Medb long insisted that she be of equal wealth to Ailill. Upon finding out he was one prize bull richer than her, she searched Ireland for one which would match it, eventually finding one in the possession of Dáire mac Fiachna, a vassal of Conchobar. She offered weath, sex, and land in return for the bull and Dáire accepted, though her drunken messenger admitted that had he not accepted, Medb would have taken the bull by force. Dáire rescinded his offer, and Medb, astounded at his insolence and unused to refusal, prepared for war. Her army was made of contingents from all over Ireland: amongst their leaders was Conchobar’s estranged son Cormac Cond Longas, and her favoured lover, Fergus mac Róich. Medb’s army was defeated by Cúchulainn due to a curse placed on the Ulstermen who fought for her, but she managed to retrieve the bull before beating a hasty retreat. She pitted her bull against Ailill’s, and it won, though later died of its wounds.

Medb is one of Ireland’s most enigmatic and famous legendary figures, a Queen in her own right and a powerful, ruthless ruler. She was sexually voracious, taking multiple lovers - one poem about her claims it took sex with seven men to satisfy her, though Fergus was able to satisfy her after only one visit. Medb is accredited with seducing Fergus away from his duties to Ulster, as he famously “preferred the buttocks of a woman to his own people.” She demanded three qualities of her husbands after Conchobar: to be without fear, without meanness, and without jealousy. Medb lived into her old age, and was eventually killed by Furbaide, her nephew, in revenge for his mother. She was known to bathe in a pool in Inis Cloithreann, and so Furbaide went there every day and practiced with his sling until he could hit an apple on the top of a pike which was the same height as Medb. He killed her there, while she bathed. Her seat was what is now Rathcrogan in Roscommon, and she is said to be buried in a 40-foot-tall cairn in Cnoc na Ré, Sligo. She had a vitriolic hatred for the men of Ulster, and is said to be buried upright, facing them down even in death.

(via wanderingartificer)

New Definitions!

Celtaboo: A Celtaboo is similar to that of a Weeabo, but focuses on Celtic cultures and Iron Age societies, with out ever bothering to learn about the cultures and history of the Celtic speaking peoples. Mostly made up of New Agers and eclectics, they will also believe anything from books published by Llewellyen Publishing. They dabble in Cultural Appropriation of many cultures and call it “Celtic”. See also Keltaboo.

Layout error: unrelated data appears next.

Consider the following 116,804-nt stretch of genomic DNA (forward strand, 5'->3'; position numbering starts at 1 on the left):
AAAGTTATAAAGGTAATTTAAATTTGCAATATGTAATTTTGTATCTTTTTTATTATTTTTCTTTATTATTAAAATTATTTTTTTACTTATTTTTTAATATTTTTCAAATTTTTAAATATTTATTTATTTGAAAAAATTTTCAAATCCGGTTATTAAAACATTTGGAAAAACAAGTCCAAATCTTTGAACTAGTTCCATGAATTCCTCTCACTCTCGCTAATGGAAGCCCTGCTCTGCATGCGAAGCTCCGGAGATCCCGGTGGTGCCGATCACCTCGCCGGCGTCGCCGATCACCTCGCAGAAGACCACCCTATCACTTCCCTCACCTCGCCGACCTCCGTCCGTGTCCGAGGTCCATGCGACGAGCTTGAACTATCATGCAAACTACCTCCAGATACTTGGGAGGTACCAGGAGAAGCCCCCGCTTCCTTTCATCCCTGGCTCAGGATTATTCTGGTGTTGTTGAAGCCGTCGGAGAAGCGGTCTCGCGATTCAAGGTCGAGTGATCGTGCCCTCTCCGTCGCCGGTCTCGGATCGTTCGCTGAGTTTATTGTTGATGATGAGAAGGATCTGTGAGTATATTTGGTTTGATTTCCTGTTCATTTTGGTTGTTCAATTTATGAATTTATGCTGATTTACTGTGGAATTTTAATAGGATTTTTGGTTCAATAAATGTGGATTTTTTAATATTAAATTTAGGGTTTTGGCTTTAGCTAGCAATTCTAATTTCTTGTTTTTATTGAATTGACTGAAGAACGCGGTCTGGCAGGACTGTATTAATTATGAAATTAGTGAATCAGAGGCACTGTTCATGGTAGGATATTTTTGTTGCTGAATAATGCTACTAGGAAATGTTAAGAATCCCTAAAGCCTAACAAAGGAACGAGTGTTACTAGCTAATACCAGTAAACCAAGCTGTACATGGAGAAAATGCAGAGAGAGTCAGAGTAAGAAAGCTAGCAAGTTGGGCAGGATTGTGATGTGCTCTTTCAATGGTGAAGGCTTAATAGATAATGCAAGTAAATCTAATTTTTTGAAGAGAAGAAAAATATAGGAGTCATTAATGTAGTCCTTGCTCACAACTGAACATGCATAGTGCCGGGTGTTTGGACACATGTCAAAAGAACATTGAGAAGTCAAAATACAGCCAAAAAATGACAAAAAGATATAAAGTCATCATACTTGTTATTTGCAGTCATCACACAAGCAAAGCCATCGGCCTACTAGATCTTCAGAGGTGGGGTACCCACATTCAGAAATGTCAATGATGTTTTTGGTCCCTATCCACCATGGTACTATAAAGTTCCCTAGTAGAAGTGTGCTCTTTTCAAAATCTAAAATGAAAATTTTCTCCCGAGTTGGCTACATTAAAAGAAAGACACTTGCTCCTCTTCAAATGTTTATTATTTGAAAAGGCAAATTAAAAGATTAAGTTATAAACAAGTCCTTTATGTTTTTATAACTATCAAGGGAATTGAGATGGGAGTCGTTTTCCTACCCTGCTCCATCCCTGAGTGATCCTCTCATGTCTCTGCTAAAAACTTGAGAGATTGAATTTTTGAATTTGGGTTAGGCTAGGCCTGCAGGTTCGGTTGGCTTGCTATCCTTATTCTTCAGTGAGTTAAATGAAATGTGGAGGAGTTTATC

Example: “I love Keltic magicks! My Celtic pantheon is Odin, the triple goddess Morrigan, and the Egyptian gods. I’m also oath bound to every version of Brighid and Lugh, the Sun god!  I can’t wait to use this Cherokee smudge stick at the next full moon! )o( Love and light! Many blessings!”

Rome Touchers: An affectionate nick name given to Gaulish Polytheists since Gaul bordered on the Roman Empire and was eventually taken over by the Romans. 

Gaol Naofa | Gaelic Polytheism » Youtube Update – New Videos


Yeah, I’m pretty much watching their new videos all day today:

  • Lá Fhéile Bríde – Detailing the lore and traditions associated with the festival that marks the first flourish of Spring
  • Là na Caillich – The Day of the Cailleach in Scotland, which falls on March 25th and marks the beginning of the Cailleach’s rest period, until she reawakens in winter
  • Bealtaine – Focusing on the traditions and customs of the festival of Summer
  • Midsummer: Áine and Grian – Introducing the Midsummer traditions in Ireland, and the issue of solar deities in Gaelic tradition
  • Midsummer: Manannán mac Lir – Taking a look at the Midsummer tradition of “paying the rent to Manannán mac Lir, which originates on the Isle of Man

“A libation of some of the thick new milk given by a cow after calving, if poured on the ground, more especially in the interior of a rath or fort, is supposed to appease the anger of the offended fairies. Before drinking, a peasant will in many cases, spill a small portion of the draught on the earth, as a complimentary libation to the good people.”

—   Excerpt From: Wood-Martin, W. G. (William Gregory), 1847-1917. “Traces of the elder faiths of Ireland; a folklore sketch; a handbook of Irish pre-Christian traditions.” (via spiritualbrainstorms)

(Source: charlottesarahscrivener, via themodernsouthernpagan)